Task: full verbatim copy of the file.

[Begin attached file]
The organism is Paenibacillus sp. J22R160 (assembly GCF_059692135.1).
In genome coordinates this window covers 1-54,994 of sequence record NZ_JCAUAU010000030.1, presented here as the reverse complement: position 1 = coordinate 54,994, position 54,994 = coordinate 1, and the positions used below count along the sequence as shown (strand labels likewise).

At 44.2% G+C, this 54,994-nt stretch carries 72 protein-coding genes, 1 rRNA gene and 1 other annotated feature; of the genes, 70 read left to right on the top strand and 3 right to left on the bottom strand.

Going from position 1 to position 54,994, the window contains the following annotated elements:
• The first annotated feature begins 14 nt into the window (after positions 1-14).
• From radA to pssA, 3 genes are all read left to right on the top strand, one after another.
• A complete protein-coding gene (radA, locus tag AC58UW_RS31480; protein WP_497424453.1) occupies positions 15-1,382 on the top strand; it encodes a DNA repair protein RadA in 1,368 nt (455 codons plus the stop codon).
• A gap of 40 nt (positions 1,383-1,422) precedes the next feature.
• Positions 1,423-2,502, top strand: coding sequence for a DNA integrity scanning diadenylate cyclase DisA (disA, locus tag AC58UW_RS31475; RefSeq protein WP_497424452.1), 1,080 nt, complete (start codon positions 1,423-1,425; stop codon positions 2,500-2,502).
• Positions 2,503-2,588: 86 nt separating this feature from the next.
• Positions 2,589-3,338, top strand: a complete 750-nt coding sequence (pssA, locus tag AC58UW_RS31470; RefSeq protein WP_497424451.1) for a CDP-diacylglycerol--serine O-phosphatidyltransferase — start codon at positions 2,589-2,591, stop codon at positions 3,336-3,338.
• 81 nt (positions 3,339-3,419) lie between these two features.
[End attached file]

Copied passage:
The organism is Paenibacillus sp. J22R160 (assembly GCF_059692135.1).
In genome coordinates this window covers 1-54,994 of sequence record NZ_JCAUAU010000030.1, presented here as the reverse complement: position 1 = coordinate 54,994, position 54,994 = coordinate 1, and the positions used below count along the sequence as shown (strand labels likewise).

At 44.2% G+C, this 54,994-nt stretch carries 72 protein-coding genes, 1 rRNA gene and 1 other annotated feature; of the genes, 70 read left to right on the top strand and 3 right to left on the bottom strand.

Going from position 1 to position 54,994, the window contains the following annotated elements:
• The first annotated feature begins 14 nt into the window (after positions 1-14).
• From radA to pssA, 3 genes are all read left to right on the top strand, one after another.
• A complete protein-coding gene (radA, locus tag AC58UW_RS31480; protein WP_497424453.1) occupies positions 15-1,382 on the top strand; it encodes a DNA repair protein RadA in 1,368 nt (455 codons plus the stop codon).
• A gap of 40 nt (positions 1,383-1,422) precedes the next feature.
• Positions 1,423-2,502, top strand: coding sequence for a DNA integrity scanning diadenylate cyclase DisA (disA, locus tag AC58UW_RS31475; RefSeq protein WP_497424452.1), 1,080 nt, complete (start codon positions 1,423-1,425; stop codon positions 2,500-2,502).
• Positions 2,503-2,588: 86 nt separating this feature from the next.
• Positions 2,589-3,338, top strand: a complete 750-nt coding sequence (pssA, locus tag AC58UW_RS31470; RefSeq protein WP_497424451.1) for a CDP-diacylglycerol--serine O-phosphatidyltransferase — start codon at positions 2,589-2,591, stop codon at positions 3,336-3,338.
• 81 nt (positions 3,339-3,419) lie between these two features.